1 Monday, 26 May 2003
2 [Open session]
3 --- Upon commencing at 9.04 a.m.
4 [The accused entered court]
5 JUDGE AGIUS: Yes, Madam Registrar. Could you call the case,
7 THE REGISTRAR: Yes, Your Honour. Good morning, Your Honours.
8 This is the case number IT-99-36-T, the Prosecutor versus Radoslav
10 JUDGE AGIUS: Yes, Mr. Brdjanin. Good morning to you. Can you
11 hear me in a language that you can understand?
12 THE ACCUSED: [Interpretation] Good morning, Your Honour. I can,
13 and I do understand.
14 JUDGE AGIUS: Appearances for the Prosecution.
15 MS. KORNER: Joanna Korner, assisted by Denise Gustin. Good
16 morning, Your Honours.
17 JUDGE AGIUS: Good morning to you.
18 Appearances for Radislav Brdjanin.
19 MR. CUNNINGHAM: Good morning, Your Honour, David Cunningham with
20 Barbara Baruch, and we're here also with Vesna Anic.
21 JUDGE AGIUS: Thank you and good morning to you, too. First I
22 would like to inform you and enter into the records that today we are
23 sitting without Judge Taya, who, for urgent personal reasons and reasons
24 which have been authorised -- which have been acknowledged by myself and
25 also the President of the Tribunal, is unable to be with us. Therefore,
1 in virtue of Rule 15 bis(A)(i) and (ii), with the remaining Judges of this
2 Chamber, we are ordering that the hearing of this case continues in the
3 absence of Judge Taya, for not more than five working days as envisaged
4 under the same Rule.
5 So any preliminaries before we bring in the witness?
6 MS. KORNER: Your Honour, only this: That Your Honours will
7 recall that I asked last week to sit all day today and all day tomorrow.
8 JUDGE AGIUS: Yes.
9 MS. KORNER: Because of the witness who had problems with his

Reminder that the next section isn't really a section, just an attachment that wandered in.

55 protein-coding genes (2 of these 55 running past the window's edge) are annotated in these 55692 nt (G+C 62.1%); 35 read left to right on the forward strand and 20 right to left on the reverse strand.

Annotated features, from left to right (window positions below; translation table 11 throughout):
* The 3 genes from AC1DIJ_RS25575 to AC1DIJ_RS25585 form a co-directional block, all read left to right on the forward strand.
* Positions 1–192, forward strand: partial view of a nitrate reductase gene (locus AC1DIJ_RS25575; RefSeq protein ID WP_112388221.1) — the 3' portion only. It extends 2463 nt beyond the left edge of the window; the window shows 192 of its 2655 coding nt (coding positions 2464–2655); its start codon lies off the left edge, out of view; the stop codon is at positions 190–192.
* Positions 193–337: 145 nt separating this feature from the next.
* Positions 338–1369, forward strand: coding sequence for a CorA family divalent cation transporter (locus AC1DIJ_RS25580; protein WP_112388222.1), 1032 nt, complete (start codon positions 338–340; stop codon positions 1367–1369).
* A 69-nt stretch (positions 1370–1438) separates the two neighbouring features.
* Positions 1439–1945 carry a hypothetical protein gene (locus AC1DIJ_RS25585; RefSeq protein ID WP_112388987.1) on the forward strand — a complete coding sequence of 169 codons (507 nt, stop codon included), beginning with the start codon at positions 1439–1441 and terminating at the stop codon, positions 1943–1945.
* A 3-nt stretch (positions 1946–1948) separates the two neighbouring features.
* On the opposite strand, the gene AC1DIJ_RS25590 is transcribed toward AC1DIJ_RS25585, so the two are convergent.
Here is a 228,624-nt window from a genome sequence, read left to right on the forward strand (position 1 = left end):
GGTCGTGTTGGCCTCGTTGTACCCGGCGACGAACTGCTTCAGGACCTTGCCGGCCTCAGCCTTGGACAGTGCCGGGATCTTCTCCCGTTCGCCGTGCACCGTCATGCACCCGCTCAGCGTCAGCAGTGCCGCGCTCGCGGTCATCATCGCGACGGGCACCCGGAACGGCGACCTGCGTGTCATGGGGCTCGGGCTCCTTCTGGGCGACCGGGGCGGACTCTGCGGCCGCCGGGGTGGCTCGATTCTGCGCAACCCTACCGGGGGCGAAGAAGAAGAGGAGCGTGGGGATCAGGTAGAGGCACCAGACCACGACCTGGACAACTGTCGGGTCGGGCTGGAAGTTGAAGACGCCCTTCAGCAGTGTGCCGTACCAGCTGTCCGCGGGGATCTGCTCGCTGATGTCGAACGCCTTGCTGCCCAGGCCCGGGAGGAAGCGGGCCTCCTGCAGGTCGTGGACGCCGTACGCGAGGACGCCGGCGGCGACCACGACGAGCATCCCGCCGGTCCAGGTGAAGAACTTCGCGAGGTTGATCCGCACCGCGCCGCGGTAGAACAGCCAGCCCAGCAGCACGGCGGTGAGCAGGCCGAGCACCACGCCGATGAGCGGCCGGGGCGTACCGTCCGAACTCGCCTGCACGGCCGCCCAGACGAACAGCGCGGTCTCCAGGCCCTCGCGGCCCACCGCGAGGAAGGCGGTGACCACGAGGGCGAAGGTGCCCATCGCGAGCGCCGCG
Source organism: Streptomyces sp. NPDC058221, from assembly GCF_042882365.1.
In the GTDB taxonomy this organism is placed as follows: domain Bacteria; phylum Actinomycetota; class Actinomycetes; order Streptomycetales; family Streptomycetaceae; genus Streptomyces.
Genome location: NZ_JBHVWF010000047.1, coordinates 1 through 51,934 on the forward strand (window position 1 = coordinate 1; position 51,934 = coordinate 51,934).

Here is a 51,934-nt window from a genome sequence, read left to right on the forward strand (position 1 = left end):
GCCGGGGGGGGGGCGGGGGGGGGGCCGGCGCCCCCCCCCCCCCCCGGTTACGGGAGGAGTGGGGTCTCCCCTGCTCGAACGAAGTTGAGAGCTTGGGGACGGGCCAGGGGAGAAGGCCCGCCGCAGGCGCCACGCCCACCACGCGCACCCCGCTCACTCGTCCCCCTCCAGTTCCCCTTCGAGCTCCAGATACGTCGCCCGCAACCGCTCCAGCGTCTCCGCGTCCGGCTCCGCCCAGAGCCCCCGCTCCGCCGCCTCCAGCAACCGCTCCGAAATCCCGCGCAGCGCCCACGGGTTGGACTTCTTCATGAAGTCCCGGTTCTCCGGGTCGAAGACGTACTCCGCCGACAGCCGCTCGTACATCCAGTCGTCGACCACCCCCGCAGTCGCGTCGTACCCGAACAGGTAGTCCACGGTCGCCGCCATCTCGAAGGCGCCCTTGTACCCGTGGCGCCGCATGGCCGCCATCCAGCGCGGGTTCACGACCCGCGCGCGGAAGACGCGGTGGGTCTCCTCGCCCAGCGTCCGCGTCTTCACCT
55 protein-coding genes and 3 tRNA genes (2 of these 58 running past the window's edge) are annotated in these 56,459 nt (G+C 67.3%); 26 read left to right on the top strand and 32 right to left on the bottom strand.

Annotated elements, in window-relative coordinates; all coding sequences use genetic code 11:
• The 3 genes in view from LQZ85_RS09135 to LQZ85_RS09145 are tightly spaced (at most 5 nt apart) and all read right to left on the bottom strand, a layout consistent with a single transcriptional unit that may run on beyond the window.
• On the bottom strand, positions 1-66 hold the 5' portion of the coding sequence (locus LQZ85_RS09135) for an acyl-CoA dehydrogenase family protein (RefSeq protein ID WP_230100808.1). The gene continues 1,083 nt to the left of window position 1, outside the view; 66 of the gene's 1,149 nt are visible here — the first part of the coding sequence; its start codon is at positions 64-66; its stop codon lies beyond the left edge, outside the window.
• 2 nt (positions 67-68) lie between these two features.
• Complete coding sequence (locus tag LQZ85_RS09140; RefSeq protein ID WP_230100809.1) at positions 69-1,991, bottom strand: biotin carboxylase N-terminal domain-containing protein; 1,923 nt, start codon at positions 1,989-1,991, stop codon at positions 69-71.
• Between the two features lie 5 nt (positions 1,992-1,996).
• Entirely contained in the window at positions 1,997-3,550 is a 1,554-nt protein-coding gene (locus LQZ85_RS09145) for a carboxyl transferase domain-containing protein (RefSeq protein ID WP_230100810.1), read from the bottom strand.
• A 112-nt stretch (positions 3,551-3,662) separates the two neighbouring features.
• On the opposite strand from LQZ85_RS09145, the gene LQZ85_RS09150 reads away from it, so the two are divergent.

10 work. In fact, we've now arranged so there's an alteration of the witness
11 order, that he comes next Monday. He just needs to be here for one day.
12 So tomorrow, the next witness will be Mr. Kaiser. I've happily spoken to
13 Mr. Cunningham, who tells me that it's more than likely that he won't
14 require the whole day for Mr. Hidic, nor indeed for Mr. Kaiser. But if
15 necessary, could we just sit a little longer to finish Mr. Kaiser? After
16 that, we can go back to half days.
17 JUDGE AGIUS: All right. So I take it today we will be sitting --
18 MS. KORNER: 9.00 until 12.30, as I understand it, and then 2.00
19 to 4.00.
20 JUDGE AGIUS: 2.00 to 4.00. Okay.
21 That's agreed?
22 MR. CUNNINGHAM: That's agreed, Your Honour.
23 JUDGE AGIUS: And tomorrow we'll be sitting the same?
24 MS. KORNER: Yes, if we could, Your Honour. I know Mr. Kaiser is
25 a very busy man, so he'll be anxious to leave.
1 JUDGE AGIUS: And we'll try and finish with Mr. Kaiser tomorrow,
2 even if it means sitting for a while longer if necessary. Perhaps, Madam
3 Chuqing, you will make arrangements, if necessary.
4 MS. KORNER: Your Honour, the other thing Your Honour asked was
5 for a witness list to the end of the trial.
6 JUDGE AGIUS: Yes.
7 MS. KORNER: That's been dealt with effectively over the weekend.
8 We will in fact be filing a motion in respect of part of it, but it will
9 be ready for Your Honours tomorrow.
10 JUDGE AGIUS: All right. Thank you, Ms. Korner.
11 Let's bring Mr. Hidic in, please.
12 [The witness entered court]
13 JUDGE AGIUS: Good morning to you, Mr. Hidic.
14 THE WITNESS: Good morning.
15 JUDGE AGIUS: Please stand up. And before we proceed, may I ask
16 you to repeat the solemn declaration that you made last time.
17 WITNESS: AHMET HIDIC [Resumed]
18 [Witness answered through interpreter]
19 JUDGE AGIUS: I understand that -- can you check -- can you hear
21 THE WITNESS: [Interpretation] Now I can.
22 JUDGE AGIUS: Yes. Please stand up and read out again once more
23 the solemn declaration. Thank you. And then we can proceed with the
24 testimony. Yes.
25 THE WITNESS: [Interpretation] I solemnly declare that I will speak
1 the truth, the whole truth, and nothing but the truth.
2 JUDGE AGIUS: Thank you.
3 Yes, Ms. Korner.
4 MS. KORNER: Your Honour, may I begin this morning by sorting out
5 the confusion I caused myself towards the end of the hearing last Thursday
6 in respect of documents, whether there are three, in fact three -- I'm